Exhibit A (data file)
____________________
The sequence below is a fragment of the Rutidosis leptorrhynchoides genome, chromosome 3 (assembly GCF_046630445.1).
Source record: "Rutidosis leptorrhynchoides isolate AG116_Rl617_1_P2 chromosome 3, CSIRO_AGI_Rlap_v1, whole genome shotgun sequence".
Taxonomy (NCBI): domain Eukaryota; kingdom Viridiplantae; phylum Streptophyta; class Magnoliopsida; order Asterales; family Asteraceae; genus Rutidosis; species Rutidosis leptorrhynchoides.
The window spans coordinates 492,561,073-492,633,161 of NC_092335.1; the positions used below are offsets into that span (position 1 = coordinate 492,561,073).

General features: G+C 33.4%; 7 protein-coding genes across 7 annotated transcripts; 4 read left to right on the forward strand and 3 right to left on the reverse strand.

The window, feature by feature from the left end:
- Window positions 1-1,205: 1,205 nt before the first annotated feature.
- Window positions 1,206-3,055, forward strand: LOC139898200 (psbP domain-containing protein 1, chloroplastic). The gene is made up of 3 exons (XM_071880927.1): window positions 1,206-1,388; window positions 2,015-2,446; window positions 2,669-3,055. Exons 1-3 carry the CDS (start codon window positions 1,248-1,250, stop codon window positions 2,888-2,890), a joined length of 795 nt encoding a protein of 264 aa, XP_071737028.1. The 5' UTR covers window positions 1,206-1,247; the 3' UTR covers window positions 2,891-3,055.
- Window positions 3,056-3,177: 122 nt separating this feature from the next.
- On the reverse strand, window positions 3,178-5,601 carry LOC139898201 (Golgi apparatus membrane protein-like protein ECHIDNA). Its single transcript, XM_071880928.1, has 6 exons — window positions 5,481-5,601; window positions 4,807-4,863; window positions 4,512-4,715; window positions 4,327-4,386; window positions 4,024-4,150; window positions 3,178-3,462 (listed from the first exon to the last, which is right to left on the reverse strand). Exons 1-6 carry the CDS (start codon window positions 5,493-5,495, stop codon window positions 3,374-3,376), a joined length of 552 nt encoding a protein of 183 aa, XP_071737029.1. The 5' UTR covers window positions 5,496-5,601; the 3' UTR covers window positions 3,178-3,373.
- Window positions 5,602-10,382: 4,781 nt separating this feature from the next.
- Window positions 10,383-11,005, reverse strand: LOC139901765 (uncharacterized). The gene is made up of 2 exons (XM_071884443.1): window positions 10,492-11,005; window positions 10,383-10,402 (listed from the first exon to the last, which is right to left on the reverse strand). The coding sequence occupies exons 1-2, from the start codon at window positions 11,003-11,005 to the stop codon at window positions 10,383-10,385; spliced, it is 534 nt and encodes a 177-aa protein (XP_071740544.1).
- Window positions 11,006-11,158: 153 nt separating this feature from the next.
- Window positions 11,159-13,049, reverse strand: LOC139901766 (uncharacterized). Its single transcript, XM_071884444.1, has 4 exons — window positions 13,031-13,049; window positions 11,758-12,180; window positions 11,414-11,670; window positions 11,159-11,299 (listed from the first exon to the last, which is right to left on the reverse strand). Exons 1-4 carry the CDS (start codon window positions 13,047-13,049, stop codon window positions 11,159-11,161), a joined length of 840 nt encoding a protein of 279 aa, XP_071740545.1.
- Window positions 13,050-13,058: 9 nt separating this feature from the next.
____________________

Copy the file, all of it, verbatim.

The sequence below is a fragment of the Rutidosis leptorrhynchoides genome, chromosome 3 (assembly GCF_046630445.1).
Source record: "Rutidosis leptorrhynchoides isolate AG116_Rl617_1_P2 chromosome 3, CSIRO_AGI_Rlap_v1, whole genome shotgun sequence".
Taxonomy (NCBI): domain Eukaryota; kingdom Viridiplantae; phylum Streptophyta; class Magnoliopsida; order Asterales; family Asteraceae; genus Rutidosis; species Rutidosis leptorrhynchoides.
The window spans coordinates 492,561,073-492,633,161 of NC_092335.1; the positions used below are offsets into that span (position 1 = coordinate 492,561,073).

General features: G+C 33.4%; 7 protein-coding genes across 7 annotated transcripts; 4 read left to right on the forward strand and 3 right to left on the reverse strand.

The window, feature by feature from the left end:
- Window positions 1-1,205: 1,205 nt before the first annotated feature.
- Window positions 1,206-3,055, forward strand: LOC139898200 (psbP domain-containing protein 1, chloroplastic). The gene is made up of 3 exons (XM_071880927.1): window positions 1,206-1,388; window positions 2,015-2,446; window positions 2,669-3,055. Exons 1-3 carry the CDS (start codon window positions 1,248-1,250, stop codon window positions 2,888-2,890), a joined length of 795 nt encoding a protein of 264 aa, XP_071737028.1. The 5' UTR covers window positions 1,206-1,247; the 3' UTR covers window positions 2,891-3,055.
- Window positions 3,056-3,177: 122 nt separating this feature from the next.
- On the reverse strand, window positions 3,178-5,601 carry LOC139898201 (Golgi apparatus membrane protein-like protein ECHIDNA). Its single transcript, XM_071880928.1, has 6 exons — window positions 5,481-5,601; window positions 4,807-4,863; window positions 4,512-4,715; window positions 4,327-4,386; window positions 4,024-4,150; window positions 3,178-3,462 (listed from the first exon to the last, which is right to left on the reverse strand). Exons 1-6 carry the CDS (start codon window positions 5,493-5,495, stop codon window positions 3,374-3,376), a joined length of 552 nt encoding a protein of 183 aa, XP_071737029.1. The 5' UTR covers window positions 5,496-5,601; the 3' UTR covers window positions 3,178-3,373.
- Window positions 5,602-10,382: 4,781 nt separating this feature from the next.
- Window positions 10,383-11,005, reverse strand: LOC139901765 (uncharacterized). The gene is made up of 2 exons (XM_071884443.1): window positions 10,492-11,005; window positions 10,383-10,402 (listed from the first exon to the last, which is right to left on the reverse strand). The coding sequence occupies exons 1-2, from the start codon at window positions 11,003-11,005 to the stop codon at window positions 10,383-10,385; spliced, it is 534 nt and encodes a 177-aa protein (XP_071740544.1).
- Window positions 11,006-11,158: 153 nt separating this feature from the next.
- Window positions 11,159-13,049, reverse strand: LOC139901766 (uncharacterized). Its single transcript, XM_071884444.1, has 4 exons — window positions 13,031-13,049; window positions 11,758-12,180; window positions 11,414-11,670; window positions 11,159-11,299 (listed from the first exon to the last, which is right to left on the reverse strand). Exons 1-4 carry the CDS (start codon window positions 13,047-13,049, stop codon window positions 11,159-11,161), a joined length of 840 nt encoding a protein of 279 aa, XP_071740545.1.
- Window positions 13,050-13,058: 9 nt separating this feature from the next.